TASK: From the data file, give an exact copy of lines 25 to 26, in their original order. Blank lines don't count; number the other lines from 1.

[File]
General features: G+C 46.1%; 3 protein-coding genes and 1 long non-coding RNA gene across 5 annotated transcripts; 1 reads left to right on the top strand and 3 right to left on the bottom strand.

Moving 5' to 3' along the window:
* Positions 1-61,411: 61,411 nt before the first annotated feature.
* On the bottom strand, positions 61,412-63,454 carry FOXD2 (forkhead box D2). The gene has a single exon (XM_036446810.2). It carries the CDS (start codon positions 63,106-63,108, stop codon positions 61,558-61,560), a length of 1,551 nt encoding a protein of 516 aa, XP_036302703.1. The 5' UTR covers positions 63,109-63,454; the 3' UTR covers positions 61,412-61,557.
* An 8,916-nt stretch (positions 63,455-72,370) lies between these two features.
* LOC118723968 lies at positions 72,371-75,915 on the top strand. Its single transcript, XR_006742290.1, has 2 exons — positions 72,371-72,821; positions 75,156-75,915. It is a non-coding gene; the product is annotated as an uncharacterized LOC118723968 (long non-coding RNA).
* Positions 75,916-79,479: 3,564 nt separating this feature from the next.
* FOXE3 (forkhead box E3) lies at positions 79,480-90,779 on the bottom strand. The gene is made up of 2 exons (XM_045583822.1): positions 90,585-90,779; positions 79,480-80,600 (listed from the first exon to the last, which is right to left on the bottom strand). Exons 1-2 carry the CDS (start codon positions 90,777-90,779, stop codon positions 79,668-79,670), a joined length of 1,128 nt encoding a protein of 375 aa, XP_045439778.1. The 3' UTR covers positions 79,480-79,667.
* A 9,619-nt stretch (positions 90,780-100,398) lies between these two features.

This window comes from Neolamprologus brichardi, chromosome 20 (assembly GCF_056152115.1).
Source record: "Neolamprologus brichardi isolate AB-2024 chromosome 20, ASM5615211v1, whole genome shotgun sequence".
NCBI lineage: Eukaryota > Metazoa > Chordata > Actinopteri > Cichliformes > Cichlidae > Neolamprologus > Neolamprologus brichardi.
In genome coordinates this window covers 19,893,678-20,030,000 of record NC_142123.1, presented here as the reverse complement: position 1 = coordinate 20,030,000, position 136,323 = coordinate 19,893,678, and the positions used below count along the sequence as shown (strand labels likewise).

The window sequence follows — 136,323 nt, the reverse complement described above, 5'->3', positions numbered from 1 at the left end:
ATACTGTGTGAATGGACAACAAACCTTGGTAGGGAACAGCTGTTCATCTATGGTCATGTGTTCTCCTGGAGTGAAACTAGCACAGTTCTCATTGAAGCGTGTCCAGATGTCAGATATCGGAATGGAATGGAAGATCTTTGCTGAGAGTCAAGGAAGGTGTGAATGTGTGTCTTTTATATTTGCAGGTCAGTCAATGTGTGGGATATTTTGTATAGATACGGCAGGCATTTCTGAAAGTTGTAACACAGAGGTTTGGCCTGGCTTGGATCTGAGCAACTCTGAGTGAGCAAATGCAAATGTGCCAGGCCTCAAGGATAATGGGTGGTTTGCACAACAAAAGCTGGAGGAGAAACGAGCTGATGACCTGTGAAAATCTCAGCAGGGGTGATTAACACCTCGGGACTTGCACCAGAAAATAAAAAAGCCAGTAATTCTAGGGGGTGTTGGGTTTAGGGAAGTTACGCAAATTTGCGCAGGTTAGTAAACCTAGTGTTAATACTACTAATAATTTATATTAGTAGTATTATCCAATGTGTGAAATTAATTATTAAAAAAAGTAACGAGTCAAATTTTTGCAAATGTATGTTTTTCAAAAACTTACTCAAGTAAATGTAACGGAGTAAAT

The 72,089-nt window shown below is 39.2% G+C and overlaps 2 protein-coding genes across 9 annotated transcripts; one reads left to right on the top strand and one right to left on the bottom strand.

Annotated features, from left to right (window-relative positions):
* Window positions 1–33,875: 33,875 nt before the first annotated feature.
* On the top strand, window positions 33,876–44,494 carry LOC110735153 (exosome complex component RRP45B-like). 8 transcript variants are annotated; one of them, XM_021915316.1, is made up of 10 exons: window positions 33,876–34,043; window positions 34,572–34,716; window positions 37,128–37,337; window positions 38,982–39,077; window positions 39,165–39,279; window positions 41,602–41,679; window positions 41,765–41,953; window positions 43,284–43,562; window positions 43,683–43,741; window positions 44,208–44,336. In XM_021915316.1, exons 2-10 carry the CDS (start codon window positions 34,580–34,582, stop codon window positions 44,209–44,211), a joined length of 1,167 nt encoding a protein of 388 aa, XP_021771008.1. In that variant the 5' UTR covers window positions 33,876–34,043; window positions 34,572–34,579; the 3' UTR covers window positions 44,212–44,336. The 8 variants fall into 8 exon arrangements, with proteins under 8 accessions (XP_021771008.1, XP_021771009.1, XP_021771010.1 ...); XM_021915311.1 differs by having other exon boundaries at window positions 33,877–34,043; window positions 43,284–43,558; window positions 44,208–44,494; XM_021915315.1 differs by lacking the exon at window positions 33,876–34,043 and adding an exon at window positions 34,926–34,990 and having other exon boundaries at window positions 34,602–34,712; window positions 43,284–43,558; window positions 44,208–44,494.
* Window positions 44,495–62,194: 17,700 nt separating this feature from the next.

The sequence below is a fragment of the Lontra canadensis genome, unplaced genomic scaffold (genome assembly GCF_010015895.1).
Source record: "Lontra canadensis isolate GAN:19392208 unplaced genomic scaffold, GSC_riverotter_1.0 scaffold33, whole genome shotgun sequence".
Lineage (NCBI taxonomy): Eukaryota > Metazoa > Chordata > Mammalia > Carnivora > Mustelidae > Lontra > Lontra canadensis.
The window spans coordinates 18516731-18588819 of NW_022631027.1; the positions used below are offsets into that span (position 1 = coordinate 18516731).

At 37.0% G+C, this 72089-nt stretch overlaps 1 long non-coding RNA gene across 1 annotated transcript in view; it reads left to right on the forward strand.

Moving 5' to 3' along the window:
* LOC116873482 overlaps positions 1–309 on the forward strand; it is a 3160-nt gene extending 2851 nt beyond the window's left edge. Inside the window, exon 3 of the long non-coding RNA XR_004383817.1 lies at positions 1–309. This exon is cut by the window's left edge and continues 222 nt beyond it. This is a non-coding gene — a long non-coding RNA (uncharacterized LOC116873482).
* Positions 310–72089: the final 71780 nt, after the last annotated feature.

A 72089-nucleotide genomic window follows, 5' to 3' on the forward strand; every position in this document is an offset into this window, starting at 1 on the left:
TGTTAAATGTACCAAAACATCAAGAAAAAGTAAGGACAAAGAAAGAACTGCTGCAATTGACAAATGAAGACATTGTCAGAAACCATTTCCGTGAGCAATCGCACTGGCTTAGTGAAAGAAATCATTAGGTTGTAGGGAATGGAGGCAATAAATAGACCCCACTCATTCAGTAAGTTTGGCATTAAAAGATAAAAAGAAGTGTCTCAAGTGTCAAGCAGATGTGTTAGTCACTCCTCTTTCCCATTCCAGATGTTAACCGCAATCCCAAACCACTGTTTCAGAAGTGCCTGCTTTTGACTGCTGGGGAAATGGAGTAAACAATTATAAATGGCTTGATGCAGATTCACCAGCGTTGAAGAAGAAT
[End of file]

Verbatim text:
At 37.0% G+C, this 72089-nt stretch overlaps 1 long non-coding RNA gene across 1 annotated transcript in view; it reads left to right on the forward strand.

Moving 5' to 3' along the window: